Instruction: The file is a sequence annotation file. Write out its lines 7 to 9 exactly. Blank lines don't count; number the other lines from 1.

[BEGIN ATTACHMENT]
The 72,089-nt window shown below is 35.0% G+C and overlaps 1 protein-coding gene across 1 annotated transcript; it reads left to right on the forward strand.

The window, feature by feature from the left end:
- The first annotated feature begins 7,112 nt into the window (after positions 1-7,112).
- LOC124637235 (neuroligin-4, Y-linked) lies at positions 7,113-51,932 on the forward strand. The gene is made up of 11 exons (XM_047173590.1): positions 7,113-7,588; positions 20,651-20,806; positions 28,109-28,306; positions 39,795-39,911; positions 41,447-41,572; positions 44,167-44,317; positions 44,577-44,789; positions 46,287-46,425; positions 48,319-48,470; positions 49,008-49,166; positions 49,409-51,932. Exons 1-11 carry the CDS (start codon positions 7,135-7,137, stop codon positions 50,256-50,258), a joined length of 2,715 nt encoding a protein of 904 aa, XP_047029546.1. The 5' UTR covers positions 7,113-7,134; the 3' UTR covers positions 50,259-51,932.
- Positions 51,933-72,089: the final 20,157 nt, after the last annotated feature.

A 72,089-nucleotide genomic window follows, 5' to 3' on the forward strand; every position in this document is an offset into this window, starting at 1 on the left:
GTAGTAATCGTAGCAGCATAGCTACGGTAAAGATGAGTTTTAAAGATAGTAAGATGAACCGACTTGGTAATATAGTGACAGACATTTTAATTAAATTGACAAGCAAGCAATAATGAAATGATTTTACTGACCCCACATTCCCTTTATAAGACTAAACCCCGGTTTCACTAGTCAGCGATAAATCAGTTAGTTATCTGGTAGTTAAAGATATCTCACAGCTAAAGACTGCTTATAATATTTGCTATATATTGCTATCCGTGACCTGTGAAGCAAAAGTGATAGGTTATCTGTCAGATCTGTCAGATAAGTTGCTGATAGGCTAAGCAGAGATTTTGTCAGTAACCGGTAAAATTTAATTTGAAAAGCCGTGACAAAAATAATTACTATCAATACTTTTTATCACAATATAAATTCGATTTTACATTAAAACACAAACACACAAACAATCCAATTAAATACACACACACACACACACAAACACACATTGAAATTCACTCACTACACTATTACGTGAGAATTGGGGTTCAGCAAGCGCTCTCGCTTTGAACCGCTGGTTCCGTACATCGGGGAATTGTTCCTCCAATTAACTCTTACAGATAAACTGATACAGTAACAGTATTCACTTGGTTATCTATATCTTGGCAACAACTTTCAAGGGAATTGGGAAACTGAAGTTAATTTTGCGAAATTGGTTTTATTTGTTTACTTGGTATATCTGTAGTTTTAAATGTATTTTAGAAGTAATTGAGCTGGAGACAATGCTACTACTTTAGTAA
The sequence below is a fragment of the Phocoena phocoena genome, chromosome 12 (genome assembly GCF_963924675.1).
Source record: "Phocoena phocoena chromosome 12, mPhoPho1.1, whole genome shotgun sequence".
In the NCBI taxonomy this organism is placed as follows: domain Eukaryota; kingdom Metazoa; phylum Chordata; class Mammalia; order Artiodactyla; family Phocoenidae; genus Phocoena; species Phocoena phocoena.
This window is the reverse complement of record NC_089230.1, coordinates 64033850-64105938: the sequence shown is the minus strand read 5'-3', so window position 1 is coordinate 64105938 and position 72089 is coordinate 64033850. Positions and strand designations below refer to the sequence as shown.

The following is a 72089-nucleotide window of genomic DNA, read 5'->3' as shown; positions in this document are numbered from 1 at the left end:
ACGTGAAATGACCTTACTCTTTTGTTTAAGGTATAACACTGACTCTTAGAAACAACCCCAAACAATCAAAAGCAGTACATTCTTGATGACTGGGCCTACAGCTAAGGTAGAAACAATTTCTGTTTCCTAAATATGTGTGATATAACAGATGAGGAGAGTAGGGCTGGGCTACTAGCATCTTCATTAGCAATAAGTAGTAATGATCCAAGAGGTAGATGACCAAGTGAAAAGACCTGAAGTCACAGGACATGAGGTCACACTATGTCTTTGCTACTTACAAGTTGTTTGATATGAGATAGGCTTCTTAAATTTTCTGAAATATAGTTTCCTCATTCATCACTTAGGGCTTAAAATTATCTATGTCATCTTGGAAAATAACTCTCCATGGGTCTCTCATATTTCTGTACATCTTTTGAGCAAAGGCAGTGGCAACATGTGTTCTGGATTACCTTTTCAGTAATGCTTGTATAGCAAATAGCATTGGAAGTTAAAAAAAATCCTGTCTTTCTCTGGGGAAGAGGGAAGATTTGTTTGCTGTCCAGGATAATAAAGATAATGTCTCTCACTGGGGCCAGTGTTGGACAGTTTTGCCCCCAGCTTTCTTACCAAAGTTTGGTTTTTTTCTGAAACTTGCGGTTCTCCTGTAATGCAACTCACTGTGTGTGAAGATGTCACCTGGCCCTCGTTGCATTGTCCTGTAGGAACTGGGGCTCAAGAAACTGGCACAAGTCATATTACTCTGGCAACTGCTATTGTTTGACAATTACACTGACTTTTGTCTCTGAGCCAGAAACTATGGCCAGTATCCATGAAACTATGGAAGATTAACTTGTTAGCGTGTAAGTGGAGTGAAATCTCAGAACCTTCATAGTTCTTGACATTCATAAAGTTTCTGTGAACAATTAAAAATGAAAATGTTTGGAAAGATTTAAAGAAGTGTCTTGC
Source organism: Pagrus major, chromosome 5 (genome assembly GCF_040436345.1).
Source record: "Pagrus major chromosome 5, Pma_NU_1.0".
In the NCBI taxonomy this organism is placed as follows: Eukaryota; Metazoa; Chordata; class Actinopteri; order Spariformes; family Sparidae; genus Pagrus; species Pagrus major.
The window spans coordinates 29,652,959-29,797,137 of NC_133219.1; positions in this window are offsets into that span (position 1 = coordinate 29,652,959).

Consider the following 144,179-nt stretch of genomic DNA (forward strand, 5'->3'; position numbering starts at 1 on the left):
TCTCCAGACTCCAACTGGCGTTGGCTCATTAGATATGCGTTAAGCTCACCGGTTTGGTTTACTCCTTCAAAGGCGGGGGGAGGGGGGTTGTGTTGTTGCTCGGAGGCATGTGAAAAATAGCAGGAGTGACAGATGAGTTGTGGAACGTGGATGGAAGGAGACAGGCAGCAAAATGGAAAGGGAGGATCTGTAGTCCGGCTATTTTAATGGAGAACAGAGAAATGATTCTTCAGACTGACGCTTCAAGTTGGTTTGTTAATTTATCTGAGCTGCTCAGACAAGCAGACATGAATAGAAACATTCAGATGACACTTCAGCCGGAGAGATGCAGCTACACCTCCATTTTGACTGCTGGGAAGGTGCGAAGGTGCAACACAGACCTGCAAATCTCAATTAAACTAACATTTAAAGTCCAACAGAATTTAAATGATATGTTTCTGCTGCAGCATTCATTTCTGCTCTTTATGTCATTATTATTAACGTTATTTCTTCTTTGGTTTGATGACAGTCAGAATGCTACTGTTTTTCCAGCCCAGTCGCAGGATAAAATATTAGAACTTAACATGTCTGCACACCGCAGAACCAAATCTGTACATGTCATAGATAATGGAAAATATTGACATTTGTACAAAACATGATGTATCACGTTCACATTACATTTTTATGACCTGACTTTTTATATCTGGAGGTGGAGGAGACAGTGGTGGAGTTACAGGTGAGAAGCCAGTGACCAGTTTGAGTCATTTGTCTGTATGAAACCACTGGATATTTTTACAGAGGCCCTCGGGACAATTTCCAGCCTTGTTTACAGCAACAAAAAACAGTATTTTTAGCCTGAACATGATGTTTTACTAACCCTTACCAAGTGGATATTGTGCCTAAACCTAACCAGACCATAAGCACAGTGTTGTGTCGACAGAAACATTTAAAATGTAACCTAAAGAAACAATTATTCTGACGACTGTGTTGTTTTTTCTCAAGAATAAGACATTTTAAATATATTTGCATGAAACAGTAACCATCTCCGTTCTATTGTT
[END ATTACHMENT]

GTAGTAATCGTAGCAGCATAGCTACGGTAAAGATGAGTTTTAAAGATAGTAAGATGAACCGACTTGGTAATATAGTGACAGACATTTTAATTAAATTGACAAGCAAGCAATAATGAAATGATTTTACTGACCCCACATTCCCTTTATAAGACTAAACCCCGGTTTCACTAGTCAGCGATAAATCAGTTAGTTATCTGGTAGTTAAAGATATCTCACAGCTAAAGACTGCTTATAATATTTGCTATATATTGCTATCCGTGACCTGTGAAGCAAAAGTGATAGGTTATCTGTCAGATCTGTCAGATAAGTTGCTGATAGGCTAAGCAGAGATTTTGTCAGTAACCGGTAAAATTTAATTTGAAAAGCCGTGACAAAAATAATTACTATCAATACTTTTTATCACAATATAAATTCGATTTTACATTAAAACACAAACACACAAACAATCCAATTAAATACACACACACACACACACAAACACACATTGAAATTCACTCACTACACTATTACGTGAGAATTGGGGTTCAGCAAGCGCTCTCGCTTTGAACCGCTGGTTCCGTACATCGGGGAATTGTTCCTCCAATTAACTCTTACAGATAAACTGATACAGTAACAGTATTCACTTGGTTATCTATATCTTGGCAACAACTTTCAAGGGAATTGGGAAACTGAAGTTAATTTTGCGAAATTGGTTTTATTTGTTTACTTGGTATATCTGTAGTTTTAAATGTATTTTAGAAGTAATTGAGCTGGAGACAATGCTACTACTTTAGTAA
The sequence below is a fragment of the Phocoena phocoena genome, chromosome 12 (genome assembly GCF_963924675.1).
Source record: "Phocoena phocoena chromosome 12, mPhoPho1.1, whole genome shotgun sequence".